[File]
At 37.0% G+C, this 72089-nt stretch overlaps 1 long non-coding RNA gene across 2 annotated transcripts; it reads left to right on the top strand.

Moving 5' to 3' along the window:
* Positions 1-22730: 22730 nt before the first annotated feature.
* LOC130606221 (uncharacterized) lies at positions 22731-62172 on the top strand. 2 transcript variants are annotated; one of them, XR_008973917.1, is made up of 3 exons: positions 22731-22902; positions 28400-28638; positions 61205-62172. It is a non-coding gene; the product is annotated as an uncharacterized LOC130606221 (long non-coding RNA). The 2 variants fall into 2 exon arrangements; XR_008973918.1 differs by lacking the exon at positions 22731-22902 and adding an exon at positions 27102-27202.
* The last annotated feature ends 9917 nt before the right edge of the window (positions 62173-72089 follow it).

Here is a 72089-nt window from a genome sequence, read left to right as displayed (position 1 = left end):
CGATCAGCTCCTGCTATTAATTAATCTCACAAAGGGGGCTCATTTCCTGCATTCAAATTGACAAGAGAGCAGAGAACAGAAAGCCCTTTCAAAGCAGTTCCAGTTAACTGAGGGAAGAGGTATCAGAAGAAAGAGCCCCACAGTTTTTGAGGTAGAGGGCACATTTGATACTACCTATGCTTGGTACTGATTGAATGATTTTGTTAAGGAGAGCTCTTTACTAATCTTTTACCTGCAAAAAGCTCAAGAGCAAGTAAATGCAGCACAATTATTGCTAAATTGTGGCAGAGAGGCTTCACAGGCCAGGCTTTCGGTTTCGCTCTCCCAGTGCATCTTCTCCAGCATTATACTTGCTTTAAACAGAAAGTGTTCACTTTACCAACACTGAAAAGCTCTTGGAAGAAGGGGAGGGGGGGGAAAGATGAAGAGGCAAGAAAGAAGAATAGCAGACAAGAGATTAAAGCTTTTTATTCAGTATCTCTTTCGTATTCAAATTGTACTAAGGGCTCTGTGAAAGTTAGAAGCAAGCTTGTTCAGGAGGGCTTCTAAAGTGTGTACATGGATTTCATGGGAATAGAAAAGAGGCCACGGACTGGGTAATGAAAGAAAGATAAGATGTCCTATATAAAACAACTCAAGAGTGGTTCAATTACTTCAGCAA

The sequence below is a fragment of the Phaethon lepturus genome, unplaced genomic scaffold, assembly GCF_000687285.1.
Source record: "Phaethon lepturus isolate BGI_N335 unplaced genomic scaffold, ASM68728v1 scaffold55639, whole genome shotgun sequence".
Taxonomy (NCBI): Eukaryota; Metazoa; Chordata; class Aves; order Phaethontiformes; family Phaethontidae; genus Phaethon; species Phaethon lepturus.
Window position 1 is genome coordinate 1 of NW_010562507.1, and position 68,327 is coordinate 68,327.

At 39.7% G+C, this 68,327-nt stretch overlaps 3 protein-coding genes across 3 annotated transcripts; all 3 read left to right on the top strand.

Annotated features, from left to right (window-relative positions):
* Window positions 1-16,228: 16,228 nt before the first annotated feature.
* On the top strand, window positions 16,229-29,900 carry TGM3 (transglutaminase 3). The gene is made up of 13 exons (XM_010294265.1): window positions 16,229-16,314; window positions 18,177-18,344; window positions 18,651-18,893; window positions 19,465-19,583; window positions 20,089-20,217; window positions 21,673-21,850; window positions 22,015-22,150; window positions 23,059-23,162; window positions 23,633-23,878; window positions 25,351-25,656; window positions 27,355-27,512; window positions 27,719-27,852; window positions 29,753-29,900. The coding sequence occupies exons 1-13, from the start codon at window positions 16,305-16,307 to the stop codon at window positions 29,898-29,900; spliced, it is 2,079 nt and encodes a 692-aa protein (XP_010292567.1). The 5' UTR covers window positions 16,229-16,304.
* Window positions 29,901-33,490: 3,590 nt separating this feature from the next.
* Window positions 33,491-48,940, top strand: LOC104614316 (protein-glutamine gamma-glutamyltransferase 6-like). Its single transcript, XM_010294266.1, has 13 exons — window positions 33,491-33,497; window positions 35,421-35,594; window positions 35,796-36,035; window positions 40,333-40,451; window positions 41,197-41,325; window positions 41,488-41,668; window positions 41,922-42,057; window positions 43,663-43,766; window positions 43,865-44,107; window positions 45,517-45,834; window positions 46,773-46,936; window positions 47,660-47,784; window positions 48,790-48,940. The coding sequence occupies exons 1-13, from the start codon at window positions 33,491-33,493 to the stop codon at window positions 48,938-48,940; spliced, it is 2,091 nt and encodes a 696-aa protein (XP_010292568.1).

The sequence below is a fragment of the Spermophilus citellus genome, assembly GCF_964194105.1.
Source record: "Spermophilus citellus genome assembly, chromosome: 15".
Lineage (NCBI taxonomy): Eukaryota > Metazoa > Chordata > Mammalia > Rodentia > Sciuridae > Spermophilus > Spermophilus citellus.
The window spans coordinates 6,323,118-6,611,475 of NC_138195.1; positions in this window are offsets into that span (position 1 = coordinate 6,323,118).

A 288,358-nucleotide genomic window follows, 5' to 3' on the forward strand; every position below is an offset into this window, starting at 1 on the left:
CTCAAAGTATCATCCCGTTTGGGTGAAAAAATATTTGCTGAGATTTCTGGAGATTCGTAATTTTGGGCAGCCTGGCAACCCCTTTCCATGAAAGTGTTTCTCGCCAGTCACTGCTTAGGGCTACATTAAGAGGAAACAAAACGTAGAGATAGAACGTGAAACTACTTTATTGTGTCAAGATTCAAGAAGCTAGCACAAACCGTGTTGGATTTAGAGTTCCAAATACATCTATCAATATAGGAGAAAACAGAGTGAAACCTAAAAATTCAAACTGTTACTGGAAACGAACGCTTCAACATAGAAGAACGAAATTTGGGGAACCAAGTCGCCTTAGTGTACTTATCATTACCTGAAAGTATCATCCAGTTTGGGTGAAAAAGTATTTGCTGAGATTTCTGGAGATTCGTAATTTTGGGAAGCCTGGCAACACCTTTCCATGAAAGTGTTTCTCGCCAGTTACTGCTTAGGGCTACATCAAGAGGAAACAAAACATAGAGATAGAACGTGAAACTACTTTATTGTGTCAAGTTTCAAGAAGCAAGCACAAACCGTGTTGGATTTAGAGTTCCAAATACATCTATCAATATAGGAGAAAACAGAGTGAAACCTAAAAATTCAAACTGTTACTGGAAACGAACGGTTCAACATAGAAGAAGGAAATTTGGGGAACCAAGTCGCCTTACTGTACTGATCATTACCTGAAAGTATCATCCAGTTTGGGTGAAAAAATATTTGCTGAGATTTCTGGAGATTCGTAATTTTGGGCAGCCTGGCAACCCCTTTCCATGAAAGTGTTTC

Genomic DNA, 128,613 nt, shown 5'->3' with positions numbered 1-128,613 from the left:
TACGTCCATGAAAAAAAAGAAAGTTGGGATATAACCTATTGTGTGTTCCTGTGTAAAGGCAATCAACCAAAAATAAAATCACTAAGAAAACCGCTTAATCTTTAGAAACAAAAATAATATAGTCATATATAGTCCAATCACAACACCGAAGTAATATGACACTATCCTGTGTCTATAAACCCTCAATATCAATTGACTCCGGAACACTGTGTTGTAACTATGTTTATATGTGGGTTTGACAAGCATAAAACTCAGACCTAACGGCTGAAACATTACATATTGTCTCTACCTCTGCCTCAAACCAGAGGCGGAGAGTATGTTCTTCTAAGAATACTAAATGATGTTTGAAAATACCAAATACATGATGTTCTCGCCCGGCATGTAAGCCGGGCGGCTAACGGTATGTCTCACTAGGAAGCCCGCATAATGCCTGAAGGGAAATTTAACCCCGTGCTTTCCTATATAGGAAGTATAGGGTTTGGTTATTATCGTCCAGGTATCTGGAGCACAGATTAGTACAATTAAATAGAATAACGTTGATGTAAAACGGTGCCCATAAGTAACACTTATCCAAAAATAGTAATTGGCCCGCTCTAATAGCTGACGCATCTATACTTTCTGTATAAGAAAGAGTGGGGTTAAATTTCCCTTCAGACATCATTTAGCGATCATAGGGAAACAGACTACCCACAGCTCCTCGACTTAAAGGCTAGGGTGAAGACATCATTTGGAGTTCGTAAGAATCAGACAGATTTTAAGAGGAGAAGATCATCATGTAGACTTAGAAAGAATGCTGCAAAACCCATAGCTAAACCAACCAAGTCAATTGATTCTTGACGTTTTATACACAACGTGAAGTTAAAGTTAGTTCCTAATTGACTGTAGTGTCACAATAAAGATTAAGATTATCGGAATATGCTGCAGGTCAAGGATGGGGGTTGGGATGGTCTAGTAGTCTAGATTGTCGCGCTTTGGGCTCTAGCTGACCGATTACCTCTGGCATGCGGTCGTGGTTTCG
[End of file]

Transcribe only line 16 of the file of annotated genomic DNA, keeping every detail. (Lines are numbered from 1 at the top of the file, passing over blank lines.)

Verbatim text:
* Window positions 29,901-33,490: 3,590 nt separating this feature from the next.